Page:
In some cases it is simply difficult to draw a line between
infinite recursion and simply "trying real hard" on pieces of
a problem. While still allowing for some amount of the latter,
we attempt to forestall recursion in at least a few distinct ways.
*Caching computations "in progress"
One is to rely on caching intermediate computations, in
"canonicalized" form, so that later stages can attempt to
look up results to see if we are reencountering a problem we
have not yet finished processing (an obvious sign of recursion).
*Depth charges
A more coarse approach is to use certain counters in order
to determine approximately how deep we might be in some
computation. If they get incremented too far we give up.
This has some obvious drawbacks (if we stop too soon) but,
in practice, seems to be reasonable.
*Blocking reusage of parent callers
Still another thing is to "block" certain code from being
used in certain places, on the supposition that it is
likely to lead to recursion. We might do this by putting
functions to block on a "stack" using Mathematica's Block
construct. Which, by the way, was not so named for its
"blocking" feature. It is simply a type of procedural
"block" in the classical programming language sense.
Sheer coincidence.
New methods bring new problems...
*Progress
From time to time one learns of a new algorithm for doing a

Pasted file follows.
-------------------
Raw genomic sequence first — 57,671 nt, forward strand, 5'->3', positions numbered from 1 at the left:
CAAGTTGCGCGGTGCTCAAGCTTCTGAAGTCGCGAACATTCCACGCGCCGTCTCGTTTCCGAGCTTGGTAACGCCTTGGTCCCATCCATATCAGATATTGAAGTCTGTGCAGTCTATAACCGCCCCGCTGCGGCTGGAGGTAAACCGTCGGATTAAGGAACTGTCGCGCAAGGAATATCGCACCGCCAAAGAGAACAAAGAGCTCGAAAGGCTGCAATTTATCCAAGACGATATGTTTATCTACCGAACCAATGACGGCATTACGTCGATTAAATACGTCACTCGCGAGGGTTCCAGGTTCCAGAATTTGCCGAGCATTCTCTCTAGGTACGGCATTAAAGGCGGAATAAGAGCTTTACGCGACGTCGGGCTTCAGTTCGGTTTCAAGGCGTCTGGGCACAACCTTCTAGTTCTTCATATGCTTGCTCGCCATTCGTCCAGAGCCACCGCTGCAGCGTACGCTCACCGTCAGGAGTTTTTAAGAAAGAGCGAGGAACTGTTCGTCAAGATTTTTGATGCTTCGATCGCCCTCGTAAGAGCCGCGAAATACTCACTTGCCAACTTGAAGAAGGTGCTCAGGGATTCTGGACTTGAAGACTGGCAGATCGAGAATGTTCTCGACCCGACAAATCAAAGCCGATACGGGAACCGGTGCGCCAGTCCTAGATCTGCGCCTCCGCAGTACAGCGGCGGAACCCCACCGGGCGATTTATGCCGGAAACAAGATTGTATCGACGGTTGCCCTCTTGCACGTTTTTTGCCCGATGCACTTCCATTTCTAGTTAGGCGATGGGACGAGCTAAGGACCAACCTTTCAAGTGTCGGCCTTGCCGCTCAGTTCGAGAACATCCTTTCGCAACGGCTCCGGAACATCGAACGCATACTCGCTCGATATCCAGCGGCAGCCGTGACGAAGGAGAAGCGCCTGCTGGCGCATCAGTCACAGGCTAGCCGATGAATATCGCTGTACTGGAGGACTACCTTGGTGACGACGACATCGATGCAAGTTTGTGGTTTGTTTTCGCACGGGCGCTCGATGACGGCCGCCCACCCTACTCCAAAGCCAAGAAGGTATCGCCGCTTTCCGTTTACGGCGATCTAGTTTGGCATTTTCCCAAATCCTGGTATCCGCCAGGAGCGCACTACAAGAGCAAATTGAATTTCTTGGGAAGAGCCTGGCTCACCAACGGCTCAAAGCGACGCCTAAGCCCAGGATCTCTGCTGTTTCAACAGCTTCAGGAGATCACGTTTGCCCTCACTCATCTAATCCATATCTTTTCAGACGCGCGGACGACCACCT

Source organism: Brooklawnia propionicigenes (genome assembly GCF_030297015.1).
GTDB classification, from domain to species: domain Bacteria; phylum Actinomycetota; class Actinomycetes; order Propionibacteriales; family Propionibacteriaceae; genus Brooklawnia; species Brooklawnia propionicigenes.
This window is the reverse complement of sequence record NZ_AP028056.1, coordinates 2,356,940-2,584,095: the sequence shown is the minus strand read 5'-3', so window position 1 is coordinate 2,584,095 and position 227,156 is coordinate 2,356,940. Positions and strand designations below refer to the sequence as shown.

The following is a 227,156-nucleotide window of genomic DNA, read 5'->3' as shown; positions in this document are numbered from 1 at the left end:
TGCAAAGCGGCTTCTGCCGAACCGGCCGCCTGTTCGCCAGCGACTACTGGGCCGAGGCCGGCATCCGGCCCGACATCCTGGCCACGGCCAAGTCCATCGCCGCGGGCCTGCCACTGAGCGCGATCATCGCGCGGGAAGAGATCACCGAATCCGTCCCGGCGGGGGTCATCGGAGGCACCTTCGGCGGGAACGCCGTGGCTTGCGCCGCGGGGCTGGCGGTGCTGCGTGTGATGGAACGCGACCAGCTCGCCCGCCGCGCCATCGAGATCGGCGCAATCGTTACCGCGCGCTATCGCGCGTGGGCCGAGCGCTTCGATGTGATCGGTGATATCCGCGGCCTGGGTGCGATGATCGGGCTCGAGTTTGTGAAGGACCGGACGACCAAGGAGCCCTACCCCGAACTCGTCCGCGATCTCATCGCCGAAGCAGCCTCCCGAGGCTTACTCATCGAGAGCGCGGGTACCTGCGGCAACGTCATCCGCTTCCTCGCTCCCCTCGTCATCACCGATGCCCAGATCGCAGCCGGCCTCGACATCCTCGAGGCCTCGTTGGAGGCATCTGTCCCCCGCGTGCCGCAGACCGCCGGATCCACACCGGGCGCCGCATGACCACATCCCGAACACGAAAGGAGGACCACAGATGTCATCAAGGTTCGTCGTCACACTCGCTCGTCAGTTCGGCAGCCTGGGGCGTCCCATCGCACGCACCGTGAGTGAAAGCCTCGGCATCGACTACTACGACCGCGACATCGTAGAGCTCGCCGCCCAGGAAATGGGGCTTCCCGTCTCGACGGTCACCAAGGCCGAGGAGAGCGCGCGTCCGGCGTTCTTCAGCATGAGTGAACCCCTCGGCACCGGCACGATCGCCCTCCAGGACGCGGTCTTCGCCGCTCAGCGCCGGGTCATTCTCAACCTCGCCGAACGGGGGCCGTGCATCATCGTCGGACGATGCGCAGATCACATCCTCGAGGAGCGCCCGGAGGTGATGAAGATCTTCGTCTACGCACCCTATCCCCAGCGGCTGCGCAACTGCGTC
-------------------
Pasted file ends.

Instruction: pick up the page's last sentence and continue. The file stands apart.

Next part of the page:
certain type of computation, say resultants of a pair of polynomials.
One may read that the new method is vastly better than anything that
came before it, and see, in the literature, examples to support
that notion. Sometimes the new algorithms are easy to implement,
and we do so.
*Regress, or, What's the down side?
Quite often it turns out that there are classes of problem for
which the old method simply worked better e.g. faster or using
far less memory. For example, when we implemented the Sylvester
matrix method for computing resultants we found many classes
of example for which the polynomial remainder sequence method
worked better. This is not a surprise, and was not unexpected, but...
In this situation we must resort to various heuristics in order
to decide upon the method to use for a given input. This is how
any good polyalgorithm should behave.
So what is the problem?
The added problem is that we now have a "legacy" wherein, if we